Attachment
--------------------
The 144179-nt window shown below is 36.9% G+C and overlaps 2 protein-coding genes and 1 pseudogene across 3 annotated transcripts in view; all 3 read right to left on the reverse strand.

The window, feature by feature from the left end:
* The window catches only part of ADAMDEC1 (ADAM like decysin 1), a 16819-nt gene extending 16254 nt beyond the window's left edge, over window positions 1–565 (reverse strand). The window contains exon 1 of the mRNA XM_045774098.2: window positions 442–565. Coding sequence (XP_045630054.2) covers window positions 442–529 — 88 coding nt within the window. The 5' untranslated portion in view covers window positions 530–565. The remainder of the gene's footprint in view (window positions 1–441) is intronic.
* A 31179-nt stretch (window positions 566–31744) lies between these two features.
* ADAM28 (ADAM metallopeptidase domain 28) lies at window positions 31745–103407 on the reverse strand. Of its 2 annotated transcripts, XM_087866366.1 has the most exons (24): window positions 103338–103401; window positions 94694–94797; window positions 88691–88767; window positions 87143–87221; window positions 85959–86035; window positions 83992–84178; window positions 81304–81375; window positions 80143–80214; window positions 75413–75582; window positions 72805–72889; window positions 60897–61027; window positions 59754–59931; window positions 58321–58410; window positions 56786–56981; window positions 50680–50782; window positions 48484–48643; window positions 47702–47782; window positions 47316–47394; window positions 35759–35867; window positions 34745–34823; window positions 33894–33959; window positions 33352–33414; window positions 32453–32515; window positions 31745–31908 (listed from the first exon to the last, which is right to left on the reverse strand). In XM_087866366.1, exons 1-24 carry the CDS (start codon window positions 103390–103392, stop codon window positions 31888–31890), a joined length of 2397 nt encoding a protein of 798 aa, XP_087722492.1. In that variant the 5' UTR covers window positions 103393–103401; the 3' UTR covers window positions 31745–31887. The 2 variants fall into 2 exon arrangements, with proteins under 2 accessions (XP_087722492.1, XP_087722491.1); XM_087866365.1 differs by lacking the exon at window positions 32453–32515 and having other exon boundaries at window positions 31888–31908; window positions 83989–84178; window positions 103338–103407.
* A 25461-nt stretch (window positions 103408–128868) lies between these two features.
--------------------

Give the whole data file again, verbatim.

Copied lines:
The 144179-nt window shown below is 36.9% G+C and overlaps 2 protein-coding genes and 1 pseudogene across 3 annotated transcripts in view; all 3 read right to left on the reverse strand.

The window, feature by feature from the left end:
* The window catches only part of ADAMDEC1 (ADAM like decysin 1), a 16819-nt gene extending 16254 nt beyond the window's left edge, over window positions 1–565 (reverse strand). The window contains exon 1 of the mRNA XM_045774098.2: window positions 442–565. Coding sequence (XP_045630054.2) covers window positions 442–529 — 88 coding nt within the window. The 5' untranslated portion in view covers window positions 530–565. The remainder of the gene's footprint in view (window positions 1–441) is intronic.
* A 31179-nt stretch (window positions 566–31744) lies between these two features.
* ADAM28 (ADAM metallopeptidase domain 28) lies at window positions 31745–103407 on the reverse strand. Of its 2 annotated transcripts, XM_087866366.1 has the most exons (24): window positions 103338–103401; window positions 94694–94797; window positions 88691–88767; window positions 87143–87221; window positions 85959–86035; window positions 83992–84178; window positions 81304–81375; window positions 80143–80214; window positions 75413–75582; window positions 72805–72889; window positions 60897–61027; window positions 59754–59931; window positions 58321–58410; window positions 56786–56981; window positions 50680–50782; window positions 48484–48643; window positions 47702–47782; window positions 47316–47394; window positions 35759–35867; window positions 34745–34823; window positions 33894–33959; window positions 33352–33414; window positions 32453–32515; window positions 31745–31908 (listed from the first exon to the last, which is right to left on the reverse strand). In XM_087866366.1, exons 1-24 carry the CDS (start codon window positions 103390–103392, stop codon window positions 31888–31890), a joined length of 2397 nt encoding a protein of 798 aa, XP_087722492.1. In that variant the 5' UTR covers window positions 103393–103401; the 3' UTR covers window positions 31745–31887. The 2 variants fall into 2 exon arrangements, with proteins under 2 accessions (XP_087722492.1, XP_087722491.1); XM_087866365.1 differs by lacking the exon at window positions 32453–32515 and having other exon boundaries at window positions 31888–31908; window positions 83989–84178; window positions 103338–103407.
* A 25461-nt stretch (window positions 103408–128868) lies between these two features.